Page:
View Short Description

The Church was part of a convent founded in 1647 for the Order of The Eremites of St. Paulo da Serra de Ossa, known as the Paulistas. The plan, based on a Latin cross, incorporates a deep chancel and side chapels. The interior decoration is well known for the carved and gilded woodwork of the altarpieces and the stucco ceiling.

How Monument was dated:

Historical evidence and stylistic analysis

Special features

Façade with Two Towers and Main Door pediment




The façade with two towers is peculiar to the architecture of the Congregation of the Eremits of St. Paulo. The main door pediment features the symbol of the Holy Sacrament, the second devotion of the church.

Main chapel and High Altar Altarpiece


Retable 1728; ceiling c.1689/1751

Retable: woodcarver: Santos Pacheco; stucco ceiling painting: António Pimenta Rolim (c. 1759/1851); painting: André Gonçalves (1685–1762).

The high altar features an altarpiece depicting St. Catherine, St. Paul and St. Bulão, made during the reign of King João V. It marks the transition in taste of the altarpiece genre, adopting large monumental structures partially inspired by Italian architecture.
The stucco ceiling depicts an allegory of the Holy Trinity, and on the walls are paintings by Andre Gonçalves.

Nave vault and transept



João Grossi [n.d.], Toscanelli [n.d.]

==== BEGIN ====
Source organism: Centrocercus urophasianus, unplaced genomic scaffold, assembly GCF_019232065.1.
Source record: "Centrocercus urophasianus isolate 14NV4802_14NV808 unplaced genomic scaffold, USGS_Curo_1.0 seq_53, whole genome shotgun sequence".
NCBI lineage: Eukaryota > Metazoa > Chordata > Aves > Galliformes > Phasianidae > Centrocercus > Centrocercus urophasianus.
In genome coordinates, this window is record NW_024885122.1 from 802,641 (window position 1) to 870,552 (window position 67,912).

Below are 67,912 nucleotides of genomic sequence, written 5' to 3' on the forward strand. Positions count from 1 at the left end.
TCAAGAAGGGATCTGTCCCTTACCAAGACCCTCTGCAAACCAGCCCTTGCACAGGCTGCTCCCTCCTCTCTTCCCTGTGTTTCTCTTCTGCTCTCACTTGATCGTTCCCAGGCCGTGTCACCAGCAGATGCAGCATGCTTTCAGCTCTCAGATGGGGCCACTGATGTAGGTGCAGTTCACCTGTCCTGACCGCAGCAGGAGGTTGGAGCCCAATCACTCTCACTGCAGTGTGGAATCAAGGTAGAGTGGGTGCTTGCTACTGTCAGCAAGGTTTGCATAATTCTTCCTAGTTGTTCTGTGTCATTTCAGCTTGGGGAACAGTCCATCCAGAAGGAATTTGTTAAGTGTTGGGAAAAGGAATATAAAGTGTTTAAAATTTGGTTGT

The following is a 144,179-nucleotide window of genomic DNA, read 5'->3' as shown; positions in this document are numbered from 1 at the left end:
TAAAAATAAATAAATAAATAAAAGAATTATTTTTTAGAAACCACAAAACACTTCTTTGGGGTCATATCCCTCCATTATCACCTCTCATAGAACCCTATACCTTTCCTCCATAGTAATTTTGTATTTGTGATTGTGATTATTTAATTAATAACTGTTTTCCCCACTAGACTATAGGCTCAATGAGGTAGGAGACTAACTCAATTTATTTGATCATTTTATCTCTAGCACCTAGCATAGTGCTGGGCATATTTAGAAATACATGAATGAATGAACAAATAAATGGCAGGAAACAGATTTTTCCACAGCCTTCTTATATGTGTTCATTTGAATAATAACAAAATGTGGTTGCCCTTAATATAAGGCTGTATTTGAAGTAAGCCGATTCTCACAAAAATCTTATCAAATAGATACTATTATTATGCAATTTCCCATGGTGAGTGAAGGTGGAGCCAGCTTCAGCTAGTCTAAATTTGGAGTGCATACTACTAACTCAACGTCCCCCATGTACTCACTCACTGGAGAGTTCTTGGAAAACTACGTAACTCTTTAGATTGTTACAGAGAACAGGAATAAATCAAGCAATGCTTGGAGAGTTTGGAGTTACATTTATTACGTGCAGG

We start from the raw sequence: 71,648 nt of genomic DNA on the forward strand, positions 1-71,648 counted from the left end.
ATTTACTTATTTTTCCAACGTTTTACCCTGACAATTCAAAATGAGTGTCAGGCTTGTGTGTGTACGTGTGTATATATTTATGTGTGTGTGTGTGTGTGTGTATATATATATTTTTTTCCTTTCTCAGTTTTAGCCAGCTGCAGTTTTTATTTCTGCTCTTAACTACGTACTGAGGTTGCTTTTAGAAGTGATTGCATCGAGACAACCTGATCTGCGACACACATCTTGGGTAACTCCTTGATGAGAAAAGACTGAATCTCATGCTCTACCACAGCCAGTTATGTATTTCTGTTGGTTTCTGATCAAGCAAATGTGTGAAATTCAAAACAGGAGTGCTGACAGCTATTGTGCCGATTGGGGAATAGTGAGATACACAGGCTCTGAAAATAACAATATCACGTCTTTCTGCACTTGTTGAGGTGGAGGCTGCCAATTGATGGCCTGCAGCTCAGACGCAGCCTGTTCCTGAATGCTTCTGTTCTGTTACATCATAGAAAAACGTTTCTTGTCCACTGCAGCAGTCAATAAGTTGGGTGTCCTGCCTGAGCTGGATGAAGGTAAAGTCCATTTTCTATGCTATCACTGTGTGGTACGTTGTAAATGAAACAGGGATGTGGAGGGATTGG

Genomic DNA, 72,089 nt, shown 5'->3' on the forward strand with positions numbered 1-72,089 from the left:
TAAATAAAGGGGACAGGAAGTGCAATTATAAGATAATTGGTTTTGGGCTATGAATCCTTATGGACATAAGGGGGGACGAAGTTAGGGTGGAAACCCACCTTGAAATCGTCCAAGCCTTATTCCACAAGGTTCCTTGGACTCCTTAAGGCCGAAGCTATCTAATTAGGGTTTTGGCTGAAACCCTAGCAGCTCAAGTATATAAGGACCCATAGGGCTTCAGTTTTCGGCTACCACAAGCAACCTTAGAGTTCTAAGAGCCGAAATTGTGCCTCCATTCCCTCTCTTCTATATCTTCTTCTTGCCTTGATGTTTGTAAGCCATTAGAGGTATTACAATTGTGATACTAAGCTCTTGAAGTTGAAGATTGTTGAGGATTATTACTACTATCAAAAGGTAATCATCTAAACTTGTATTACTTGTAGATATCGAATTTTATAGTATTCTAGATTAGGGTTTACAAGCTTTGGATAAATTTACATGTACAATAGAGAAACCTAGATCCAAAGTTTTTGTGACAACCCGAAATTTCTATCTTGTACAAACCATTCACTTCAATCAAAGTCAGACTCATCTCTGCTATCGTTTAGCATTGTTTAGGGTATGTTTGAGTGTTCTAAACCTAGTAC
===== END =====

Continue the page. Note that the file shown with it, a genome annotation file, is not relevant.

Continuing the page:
Stucco work in the nave and transept representing the Holy Trinity.

Organ Case

Epistle side, above the two first chapels close to High Choir.

c. 1770

Organ maker: unknown; painting: workshop of Francisco Vieira de Matos (known as Vieira Lusitano) 1699–1783.

A magnificent organ case produced during the second half of the 18th century. Paintings by Vieira Lusitano hang in gilded frames. Beneath the organ are late 17th-/early 18th-century gilded wood retables.

Selected bibliography:

Santos, R. dos, Oito Séculos de Arte Portuguesa, Vol. II, Lisbon, [n.d.].
Neves, E. A. da Silva, “A Igreja de Santa Catarina”, Olisipo, No. 115/116, Lisbon, 1966.
Berger, F. J. G., Lisboa e os Arquitectos de D. João V, Lisbon, 1994.

Citation of this web page:

Paulo Pereira "Church of the Paulistas" in "Discover Baroque Art", Museum With No Frontiers, 2024.;BAR;pt;Mon11;15;en

Prepared by: Paulo PereiraPaulo Pereira

SURNAME: Pereira
NAME: Paulo

AFFILIATION Faculty of Architecture, Technical University of Lisbon

TITLE: University Lecturer

Paulo Pereira holds an MA in Cultural Studies and has been a speaker at numerous seminars and congresses in Portugal, Spain, France, Italy, the United States and Brazil. Paulo has co-ordinated and published books about Portuguese art and history, some of which are award winning. He is curator of several exhibitions held in Portugal, Ghent, Brussels and Berlin and been a contributing author for several exhibition catalogues. He has exercised managerial roles within the Town Hall of Lisbon, was Vice President of the Portuguese Heritage Institute (IGESPAR) and is a lecturer at the Technical University of Lisbon (Faculty of Architecture).